Bullying has—unfortunately—come a long way from kids getting picked on at the elementary school playground and middle schoolers being snubbed from the “popular” table in the lunchroom.
Students of all ages and backgrounds can and have been victims of bullying. Even college students are susceptible to bullying, and “acceptable” activities like hazing only add fuel to the fire.
Bullying can take many different forms. It can be done in person or through technology, which is usually called cyberbullying. A bully uses his or her power to control or harm someone else, and does it repeatedly—it’s not a one-time deal. It’s often dismissed as a normal, a phase that kids go through. But in reality, bullying is harmful because it can cause children and teens to feel scared or even afraid to go to school. It can even cause victims to take drastic steps like self harm or to react violently.
“Traditional” bullying is any type of unwanted, aggressive behavior that involves a power balance—and it doesn’t matter if it’s real or perceived. Bullying can include physical aggression, like pushing and shoving or beating someone up. It can also involve verbal abuse, such as making fun of someone or making embarrassing information about that person public. (Think spreading nasty rumors around school or campus.) Bullying can be done by one person or a group or people.
Cyberbullying is done through electronic devices like cell phones and computers. Cyberbullies use text messages, the Internet, and social media sites like Facebook and Twitter to send cruel text messages or post embarrassing pictures of their victims. People who are cyberbullied are often bullied in person, too.
Research conducted by professors at Indiana State University (ISU) found that bullying and cyberbullying do not stop in college. Their 2011 study found that 22% of college students surveyed reported being cyberbullied while 15% reported being bullied.
Although most college students are considered adults due to their age, Bridget Roberts-Pittman, assistant professor of counseling at ISU attempted to clarify why bullying continues at the college level: “…is an 18-year-old senior any different than an 18-year-old college freshman?”
The death of 18-year-old Tyler Clementi in 2010 brought national attention to both cyberbullying and bullying in college. The Rutgers University freshman’s roommate, along with a hall mate from their dorm building, used a webcam to record a sexual encounter between Clementi and another male. After Clementi’s roommate spread the news of Clementi’s sexual preference and the recording itself, the gay teen committed suicide by jumping from the George Washington Bridge.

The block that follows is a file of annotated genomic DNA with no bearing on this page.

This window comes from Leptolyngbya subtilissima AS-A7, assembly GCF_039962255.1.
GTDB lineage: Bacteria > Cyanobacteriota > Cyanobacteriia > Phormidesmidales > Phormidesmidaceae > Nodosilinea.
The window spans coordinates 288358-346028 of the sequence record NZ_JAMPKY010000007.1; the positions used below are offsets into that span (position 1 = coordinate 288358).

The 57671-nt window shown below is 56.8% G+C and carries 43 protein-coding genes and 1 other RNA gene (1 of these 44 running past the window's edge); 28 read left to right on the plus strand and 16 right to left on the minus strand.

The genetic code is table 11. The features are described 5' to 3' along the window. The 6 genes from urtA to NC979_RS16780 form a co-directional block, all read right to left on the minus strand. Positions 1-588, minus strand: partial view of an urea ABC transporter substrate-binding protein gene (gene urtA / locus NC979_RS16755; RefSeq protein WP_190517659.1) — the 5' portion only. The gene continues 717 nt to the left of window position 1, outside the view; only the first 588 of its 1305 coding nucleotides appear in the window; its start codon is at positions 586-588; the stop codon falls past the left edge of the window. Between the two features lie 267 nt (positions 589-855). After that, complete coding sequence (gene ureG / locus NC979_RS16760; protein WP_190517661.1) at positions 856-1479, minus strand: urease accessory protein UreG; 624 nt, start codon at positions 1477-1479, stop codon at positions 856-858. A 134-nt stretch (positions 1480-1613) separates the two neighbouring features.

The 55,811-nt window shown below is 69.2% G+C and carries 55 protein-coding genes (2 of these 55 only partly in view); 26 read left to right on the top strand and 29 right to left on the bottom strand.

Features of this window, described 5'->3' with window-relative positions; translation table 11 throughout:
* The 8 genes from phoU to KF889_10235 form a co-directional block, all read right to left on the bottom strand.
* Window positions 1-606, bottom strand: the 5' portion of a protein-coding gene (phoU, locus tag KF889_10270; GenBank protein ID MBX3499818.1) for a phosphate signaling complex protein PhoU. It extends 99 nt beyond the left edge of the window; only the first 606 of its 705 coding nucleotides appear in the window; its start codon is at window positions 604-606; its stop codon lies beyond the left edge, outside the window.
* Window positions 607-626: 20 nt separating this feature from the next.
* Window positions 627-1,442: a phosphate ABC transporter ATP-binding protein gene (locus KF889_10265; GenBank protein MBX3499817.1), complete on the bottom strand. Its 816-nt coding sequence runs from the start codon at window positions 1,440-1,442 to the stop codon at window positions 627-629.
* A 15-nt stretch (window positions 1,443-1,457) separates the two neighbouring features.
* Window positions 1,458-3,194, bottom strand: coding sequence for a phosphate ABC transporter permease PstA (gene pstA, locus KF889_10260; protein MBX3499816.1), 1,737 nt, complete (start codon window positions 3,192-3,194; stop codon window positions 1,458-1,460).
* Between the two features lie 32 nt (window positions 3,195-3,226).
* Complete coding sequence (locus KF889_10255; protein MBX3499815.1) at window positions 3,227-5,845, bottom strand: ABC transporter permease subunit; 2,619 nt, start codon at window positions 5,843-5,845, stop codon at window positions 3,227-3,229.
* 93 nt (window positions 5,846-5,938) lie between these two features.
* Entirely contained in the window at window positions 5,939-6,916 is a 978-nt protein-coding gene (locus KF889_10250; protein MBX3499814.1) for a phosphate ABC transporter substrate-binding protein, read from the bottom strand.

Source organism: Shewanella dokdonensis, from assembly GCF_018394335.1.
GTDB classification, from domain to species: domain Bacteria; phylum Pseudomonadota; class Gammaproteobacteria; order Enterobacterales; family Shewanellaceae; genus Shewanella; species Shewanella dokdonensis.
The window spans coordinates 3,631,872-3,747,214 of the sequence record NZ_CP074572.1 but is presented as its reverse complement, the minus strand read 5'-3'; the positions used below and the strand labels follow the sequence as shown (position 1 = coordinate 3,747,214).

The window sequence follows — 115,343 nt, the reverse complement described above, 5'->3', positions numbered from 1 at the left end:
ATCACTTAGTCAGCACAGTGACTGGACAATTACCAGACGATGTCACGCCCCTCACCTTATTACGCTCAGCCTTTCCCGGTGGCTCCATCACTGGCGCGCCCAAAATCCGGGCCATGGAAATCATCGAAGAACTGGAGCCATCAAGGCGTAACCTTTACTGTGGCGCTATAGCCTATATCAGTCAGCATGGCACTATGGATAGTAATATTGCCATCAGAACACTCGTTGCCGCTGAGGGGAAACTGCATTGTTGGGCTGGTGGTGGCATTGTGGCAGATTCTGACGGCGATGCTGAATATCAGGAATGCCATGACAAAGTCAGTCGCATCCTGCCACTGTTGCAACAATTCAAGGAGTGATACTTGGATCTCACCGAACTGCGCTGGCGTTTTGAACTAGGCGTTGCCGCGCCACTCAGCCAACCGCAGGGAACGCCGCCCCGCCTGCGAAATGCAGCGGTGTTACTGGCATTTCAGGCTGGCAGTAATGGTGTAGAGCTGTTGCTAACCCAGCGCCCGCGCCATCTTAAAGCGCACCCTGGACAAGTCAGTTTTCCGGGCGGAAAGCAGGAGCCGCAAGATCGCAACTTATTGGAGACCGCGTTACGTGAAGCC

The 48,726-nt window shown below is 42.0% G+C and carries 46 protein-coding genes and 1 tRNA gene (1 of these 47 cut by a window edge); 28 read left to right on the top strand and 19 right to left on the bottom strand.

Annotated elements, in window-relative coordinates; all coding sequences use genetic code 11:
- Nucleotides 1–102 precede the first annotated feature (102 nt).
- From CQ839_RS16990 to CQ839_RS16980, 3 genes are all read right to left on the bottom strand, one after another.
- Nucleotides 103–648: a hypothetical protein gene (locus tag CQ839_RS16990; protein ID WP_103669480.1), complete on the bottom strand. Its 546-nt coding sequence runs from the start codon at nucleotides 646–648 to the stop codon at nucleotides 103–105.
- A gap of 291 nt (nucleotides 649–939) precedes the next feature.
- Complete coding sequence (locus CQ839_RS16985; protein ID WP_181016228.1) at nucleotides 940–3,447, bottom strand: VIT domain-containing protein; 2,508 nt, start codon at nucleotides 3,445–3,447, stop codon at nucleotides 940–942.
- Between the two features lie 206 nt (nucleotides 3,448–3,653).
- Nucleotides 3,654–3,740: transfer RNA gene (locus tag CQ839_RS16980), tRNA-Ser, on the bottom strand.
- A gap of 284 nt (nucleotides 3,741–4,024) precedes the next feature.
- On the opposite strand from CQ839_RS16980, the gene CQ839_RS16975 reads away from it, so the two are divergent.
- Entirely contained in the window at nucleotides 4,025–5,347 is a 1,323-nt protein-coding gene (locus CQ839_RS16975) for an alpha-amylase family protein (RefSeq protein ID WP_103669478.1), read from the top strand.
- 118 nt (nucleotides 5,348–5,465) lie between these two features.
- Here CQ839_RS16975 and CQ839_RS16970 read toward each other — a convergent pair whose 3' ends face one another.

Absolutely anyone—male or female—can be picked on, made fun of, harassed, or bullied in a variety of other ways, but some groups are more susceptible to bullying than others. People who are bullied are often different from their bully or their entire peer group. For example, they may:
Hazing, which commonly occurs even though it is outlawed most campuses, is another prevalent type of bullying in college. Just as bullying is often brushed off as “normal,” many people consider hazing a rite of passage; a way to prove loyalty to an organization such as a fraternity, sorority, or sports team. It often involves illegal actions, excessive alcohol consumption, physical abuse, and more.
According to Hazing Prevention, hazing is any action or situation that:
Several tragic hazing incidents have made national headlines in recent years, including:
If you or someone you know is being bullied at school or college, seek help to Take Immediately before things get even worse. Bullying is not acceptable behavior. Report what is happening to a parent, teacher, professor, school principal, college dean or other administrator. If you are being physically assaulted or violently threatened, report the bullying to law enforcement.
If you’re being cyberbullied, don’t respond to the comments or forward them to anyone else. Make sure you keep the texts, images, messages, status updates, blog posts, and any other online bullying incidents. Save and print screen shots to use as evidence.
Melissa Rhone earned her Bachelor of Music in Education from the University of Tampa. She resides in the Tampa Bay area and enjoys writing about college, pop culture, and epilepsy awareness.
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